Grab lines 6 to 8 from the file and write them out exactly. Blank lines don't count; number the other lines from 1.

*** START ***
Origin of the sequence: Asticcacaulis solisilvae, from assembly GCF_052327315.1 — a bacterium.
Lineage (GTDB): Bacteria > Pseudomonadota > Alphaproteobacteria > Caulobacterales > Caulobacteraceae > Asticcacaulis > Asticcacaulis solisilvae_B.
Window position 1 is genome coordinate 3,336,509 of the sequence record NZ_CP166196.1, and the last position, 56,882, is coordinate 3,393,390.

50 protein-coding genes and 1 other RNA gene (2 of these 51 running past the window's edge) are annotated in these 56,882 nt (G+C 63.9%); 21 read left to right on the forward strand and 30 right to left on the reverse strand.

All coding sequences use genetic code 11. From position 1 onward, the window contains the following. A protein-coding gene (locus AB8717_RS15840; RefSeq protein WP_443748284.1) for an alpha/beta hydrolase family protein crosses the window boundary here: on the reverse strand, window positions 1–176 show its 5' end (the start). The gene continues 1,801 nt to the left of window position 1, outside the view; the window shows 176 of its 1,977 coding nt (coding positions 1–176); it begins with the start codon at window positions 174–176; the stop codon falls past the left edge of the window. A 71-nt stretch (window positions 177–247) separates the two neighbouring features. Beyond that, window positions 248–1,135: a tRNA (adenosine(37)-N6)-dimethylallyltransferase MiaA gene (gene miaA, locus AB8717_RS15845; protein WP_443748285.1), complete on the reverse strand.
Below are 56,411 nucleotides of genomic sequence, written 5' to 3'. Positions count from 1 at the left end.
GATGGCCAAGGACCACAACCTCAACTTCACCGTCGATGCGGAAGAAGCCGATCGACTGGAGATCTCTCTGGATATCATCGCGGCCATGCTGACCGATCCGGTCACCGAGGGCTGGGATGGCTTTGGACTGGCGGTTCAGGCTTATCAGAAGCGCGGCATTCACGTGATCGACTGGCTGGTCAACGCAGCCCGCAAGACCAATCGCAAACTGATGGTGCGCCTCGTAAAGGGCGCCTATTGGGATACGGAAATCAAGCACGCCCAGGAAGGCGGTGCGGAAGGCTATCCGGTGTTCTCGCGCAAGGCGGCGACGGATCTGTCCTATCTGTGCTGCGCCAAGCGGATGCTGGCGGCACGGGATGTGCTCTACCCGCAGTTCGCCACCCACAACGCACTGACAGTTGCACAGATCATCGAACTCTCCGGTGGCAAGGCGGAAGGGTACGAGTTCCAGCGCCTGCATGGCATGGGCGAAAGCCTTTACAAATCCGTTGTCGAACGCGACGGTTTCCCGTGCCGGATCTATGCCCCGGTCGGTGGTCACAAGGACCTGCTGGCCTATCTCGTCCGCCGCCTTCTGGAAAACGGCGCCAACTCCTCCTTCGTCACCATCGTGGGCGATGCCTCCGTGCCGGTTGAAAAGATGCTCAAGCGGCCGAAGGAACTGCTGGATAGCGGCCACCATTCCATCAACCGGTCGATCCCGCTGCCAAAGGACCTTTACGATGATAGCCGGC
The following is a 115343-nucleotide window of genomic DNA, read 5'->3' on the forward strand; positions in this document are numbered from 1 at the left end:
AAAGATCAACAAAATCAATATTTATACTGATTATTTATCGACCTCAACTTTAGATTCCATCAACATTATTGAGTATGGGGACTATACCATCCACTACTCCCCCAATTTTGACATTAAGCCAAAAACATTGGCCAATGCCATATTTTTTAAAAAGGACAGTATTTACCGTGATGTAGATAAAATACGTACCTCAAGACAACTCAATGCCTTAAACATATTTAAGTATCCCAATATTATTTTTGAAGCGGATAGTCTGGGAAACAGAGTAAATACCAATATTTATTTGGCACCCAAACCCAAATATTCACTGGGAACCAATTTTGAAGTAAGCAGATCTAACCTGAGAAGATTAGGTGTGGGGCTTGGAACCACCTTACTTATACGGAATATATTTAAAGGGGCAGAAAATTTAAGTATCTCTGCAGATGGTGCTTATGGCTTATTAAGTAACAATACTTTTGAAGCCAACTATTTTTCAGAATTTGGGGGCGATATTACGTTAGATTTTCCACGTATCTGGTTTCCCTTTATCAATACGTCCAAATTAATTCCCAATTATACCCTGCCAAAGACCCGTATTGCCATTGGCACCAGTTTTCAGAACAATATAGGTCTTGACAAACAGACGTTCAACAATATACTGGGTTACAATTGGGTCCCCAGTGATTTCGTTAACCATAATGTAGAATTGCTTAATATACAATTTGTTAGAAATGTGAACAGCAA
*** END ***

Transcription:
Below are 56,411 nucleotides of genomic sequence, written 5' to 3'. Positions count from 1 at the left end.
GATGGCCAAGGACCACAACCTCAACTTCACCGTCGATGCGGAAGAAGCCGATCGACTGGAGATCTCTCTGGATATCATCGCGGCCATGCTGACCGATCCGGTCACCGAGGGCTGGGATGGCTTTGGACTGGCGGTTCAGGCTTATCAGAAGCGCGGCATTCACGTGATCGACTGGCTGGTCAACGCAGCCCGCAAGACCAATCGCAAACTGATGGTGCGCCTCGTAAAGGGCGCCTATTGGGATACGGAAATCAAGCACGCCCAGGAAGGCGGTGCGGAAGGCTATCCGGTGTTCTCGCGCAAGGCGGCGACGGATCTGTCCTATCTGTGCTGCGCCAAGCGGATGCTGGCGGCACGGGATGTGCTCTACCCGCAGTTCGCCACCCACAACGCACTGACAGTTGCACAGATCATCGAACTCTCCGGTGGCAAGGCGGAAGGGTACGAGTTCCAGCGCCTGCATGGCATGGGCGAAAGCCTTTACAAATCCGTTGTCGAACGCGACGGTTTCCCGTGCCGGATCTATGCCCCGGTCGGTGGTCACAAGGACCTGCTGGCCTATCTCGTCCGCCGCCTTCTGGAAAACGGCGCCAACTCCTCCTTCGTCACCATCGTGGGCGATGCCTCCGTGCCGGTTGAAAAGATGCTCAAGCGGCCGAAGGAACTGCTGGATAGCGGCCACCATTCCATCAACCGGTCGATCCCGCTGCCAAAGGACCTTTACGATGATAGCCGGC
The following is a 115343-nucleotide window of genomic DNA, read 5'->3' on the forward strand; positions in this document are numbered from 1 at the left end: